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An across-country comparison of hierarchical spatial structures of cities
Department of Civil Engineering, Ryerson University, Toronto, Ontario, Canada.
Division of Geoinformatics, Department of Urban Planning and Environment, Royal Institute of Technology, Sweden.
Department of Civil Engineering, Ryerson University, Toronto, Ontario, Canada.
2014 (English)In: Geomatica, ISSN 1195-1036, Vol. 68, no 3, 207-217 p.Article in journal (Refereed) Published
Abstract [en]

This paper investigates the hierarchical structures of twenty-nine selected European countries from the perspectives of blocks and natural cities, and further makes an across-country comparison among them. Blocks are minimum cycles consisted of road segments in the road network of a whole country, and natural cities are defined as the aggregations of small blocks. We test the size distributions of blocks and natural cities at country level and find both exhibit heavy tailed distributions. Especially, the power law distribution of city sizes indicates the scaling property. Therefore, the cities in a country can be repeatedly grouped into a similar two-tier structure of head and tail via the head/tail division rule. The ascending tiers represent the small, middle, big and mega cities, respectively. Accordingly, a simple model is developed to evaluate and cross compare the degree of similarity and stability of the hierarchical structures of cities. Moreover, cities and blocks are the functional units of a country and the correlation coefficients between city sizes/number of blocks and the economic factors (i.e. GDP/population) are up to 0.87. We further conjecture that the compared results of hierarchies can serve as an indicator to assess that of country’s economic system.

Place, publisher, year, edition, pages
2014. Vol. 68, no 3, 207-217 p.
Keyword [en]
Hierarchical spatial structure, heavy tailed distribution, scaling of geographic space, the head/tail division rule, road networks
National Category
Civil Engineering
Identifiers
URN: urn:nbn:se:hig:diva-18935DOI: 10.5623/cig2014-305OAI: oai:DiVA.org:hig-18935DiVA: diva2:786286
Available from: 2012-02-14 Created: 2015-02-05 Last updated: 2015-02-05Bibliographically approved
In thesis
1. The Principle of Scaling of Geographic Space and its Application in Urban Studies
Open this publication in new window or tab >>The Principle of Scaling of Geographic Space and its Application in Urban Studies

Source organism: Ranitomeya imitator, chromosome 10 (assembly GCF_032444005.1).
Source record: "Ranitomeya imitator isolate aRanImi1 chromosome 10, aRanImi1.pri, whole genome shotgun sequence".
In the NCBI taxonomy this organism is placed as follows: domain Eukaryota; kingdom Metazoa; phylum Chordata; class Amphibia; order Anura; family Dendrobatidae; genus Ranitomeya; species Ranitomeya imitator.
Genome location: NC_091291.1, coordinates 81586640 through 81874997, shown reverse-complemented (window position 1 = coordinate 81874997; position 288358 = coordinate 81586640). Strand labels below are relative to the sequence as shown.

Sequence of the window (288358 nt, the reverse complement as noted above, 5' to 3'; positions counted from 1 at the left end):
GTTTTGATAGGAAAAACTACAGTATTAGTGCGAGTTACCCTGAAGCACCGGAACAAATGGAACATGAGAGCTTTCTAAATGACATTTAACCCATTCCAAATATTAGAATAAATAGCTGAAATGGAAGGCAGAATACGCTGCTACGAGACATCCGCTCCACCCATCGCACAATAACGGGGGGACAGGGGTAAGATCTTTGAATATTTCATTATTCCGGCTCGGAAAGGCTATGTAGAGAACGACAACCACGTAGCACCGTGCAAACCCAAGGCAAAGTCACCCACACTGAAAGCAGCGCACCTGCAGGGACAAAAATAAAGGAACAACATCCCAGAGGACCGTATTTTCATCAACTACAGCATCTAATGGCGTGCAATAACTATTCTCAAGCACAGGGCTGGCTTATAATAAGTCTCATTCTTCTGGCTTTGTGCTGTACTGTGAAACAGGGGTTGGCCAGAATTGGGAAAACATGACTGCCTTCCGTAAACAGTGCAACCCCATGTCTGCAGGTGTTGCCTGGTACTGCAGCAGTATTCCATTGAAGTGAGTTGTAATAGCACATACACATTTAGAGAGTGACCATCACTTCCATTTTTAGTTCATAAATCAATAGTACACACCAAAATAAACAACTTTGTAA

2012 (English)Doctoral thesis, comprehensive summary (Other academic)
Abstract [en]

Geographic space is the large-scale and continuous space that encircles the earth and in which human activities occur. The study of geographic space has drawn attention in many different fields and has been applied in a variety of studies, including those on cognition, urban planning and navigation systems. A scaling property indicates that small objects are far more numerous than large ones, i.e., the size of objects is extremely diverse. The concept of scaling resembles a fractal in geometric terms and a power law distribution from the perspective of statistical physics, but it is different from both in terms of application. Combining the concepts of geographic space and scaling, this thesis proposes the concept of the scaling of geographic space, which refers to the phenomenon that small geographic objects or representations are far more numerous than large ones. From the perspectives of statistics and mathematics, the scaling of geographic space can be characterized by the fact that the sizes of geographic objects follow heavy-tailed distributions, i.e., the special non-linear relationships between variables and their probability.

In this thesis, the heavy-tailed distributions refer to the power law, lognormal, exponential, power law with an exponential cutoff and stretched exponential. The first three are the basic distributions, and the last two are their degenerate versions. If the measurements of the geographic objects follow a heavy-tailed distribution, then their mean value can divide them into two groups: large ones (a low percentage) whose values lie above the mean value and small ones (a high percentage) whose values lie below. This regularity is termed as the head/tail division rule. That is, a two-tier hierarchical structure can be obtained naturally. The scaling property of geographic space and the head/tail division rule are verified at city and country levels from the perspectives of axial lines and blocks, respectively.